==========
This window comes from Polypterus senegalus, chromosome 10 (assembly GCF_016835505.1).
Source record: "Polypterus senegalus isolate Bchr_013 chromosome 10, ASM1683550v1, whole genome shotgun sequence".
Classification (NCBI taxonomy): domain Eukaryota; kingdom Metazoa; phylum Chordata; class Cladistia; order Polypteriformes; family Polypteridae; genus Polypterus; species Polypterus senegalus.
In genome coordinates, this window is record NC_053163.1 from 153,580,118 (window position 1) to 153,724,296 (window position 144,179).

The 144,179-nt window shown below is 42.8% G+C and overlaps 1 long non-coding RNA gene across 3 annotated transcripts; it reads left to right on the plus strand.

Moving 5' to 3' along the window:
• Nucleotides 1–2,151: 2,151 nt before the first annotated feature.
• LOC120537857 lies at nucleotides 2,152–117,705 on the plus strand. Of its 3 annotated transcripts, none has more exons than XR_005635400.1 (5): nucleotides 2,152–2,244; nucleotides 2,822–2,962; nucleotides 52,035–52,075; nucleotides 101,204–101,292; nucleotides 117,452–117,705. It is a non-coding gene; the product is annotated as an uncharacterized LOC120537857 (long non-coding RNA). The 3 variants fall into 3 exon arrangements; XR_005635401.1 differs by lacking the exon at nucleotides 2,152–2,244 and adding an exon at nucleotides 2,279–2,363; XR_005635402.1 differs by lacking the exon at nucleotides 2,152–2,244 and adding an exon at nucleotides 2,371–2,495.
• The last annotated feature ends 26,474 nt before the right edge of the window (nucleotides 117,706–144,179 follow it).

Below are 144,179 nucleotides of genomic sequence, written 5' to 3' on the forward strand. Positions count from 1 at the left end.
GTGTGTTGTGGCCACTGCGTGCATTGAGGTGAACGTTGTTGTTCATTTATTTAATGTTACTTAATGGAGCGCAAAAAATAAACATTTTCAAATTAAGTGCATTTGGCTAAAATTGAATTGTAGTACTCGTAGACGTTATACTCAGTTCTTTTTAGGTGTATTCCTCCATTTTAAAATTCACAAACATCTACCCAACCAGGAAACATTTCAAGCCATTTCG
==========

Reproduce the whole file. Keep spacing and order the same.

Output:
This window comes from Polypterus senegalus, chromosome 10 (assembly GCF_016835505.1).
Source record: "Polypterus senegalus isolate Bchr_013 chromosome 10, ASM1683550v1, whole genome shotgun sequence".
Classification (NCBI taxonomy): domain Eukaryota; kingdom Metazoa; phylum Chordata; class Cladistia; order Polypteriformes; family Polypteridae; genus Polypterus; species Polypterus senegalus.
In genome coordinates, this window is record NC_053163.1 from 153,580,118 (window position 1) to 153,724,296 (window position 144,179).

The 144,179-nt window shown below is 42.8% G+C and overlaps 1 long non-coding RNA gene across 3 annotated transcripts; it reads left to right on the plus strand.

Moving 5' to 3' along the window:
• Nucleotides 1–2,151: 2,151 nt before the first annotated feature.
• LOC120537857 lies at nucleotides 2,152–117,705 on the plus strand. Of its 3 annotated transcripts, none has more exons than XR_005635400.1 (5): nucleotides 2,152–2,244; nucleotides 2,822–2,962; nucleotides 52,035–52,075; nucleotides 101,204–101,292; nucleotides 117,452–117,705. It is a non-coding gene; the product is annotated as an uncharacterized LOC120537857 (long non-coding RNA). The 3 variants fall into 3 exon arrangements; XR_005635401.1 differs by lacking the exon at nucleotides 2,152–2,244 and adding an exon at nucleotides 2,279–2,363; XR_005635402.1 differs by lacking the exon at nucleotides 2,152–2,244 and adding an exon at nucleotides 2,371–2,495.
• The last annotated feature ends 26,474 nt before the right edge of the window (nucleotides 117,706–144,179 follow it).

Below are 144,179 nucleotides of genomic sequence, written 5' to 3' on the forward strand. Positions count from 1 at the left end.
GTGTGTTGTGGCCACTGCGTGCATTGAGGTGAACGTTGTTGTTCATTTATTTAATGTTACTTAATGGAGCGCAAAAAATAAACATTTTCAAATTAAGTGCATTTGGCTAAAATTGAATTGTAGTACTCGTAGACGTTATACTCAGTTCTTTTTAGGTGTATTCCTCCATTTTAAAATTCACAAACATCTACCCAACCAGGAAACATTTCAAGCCATTTCG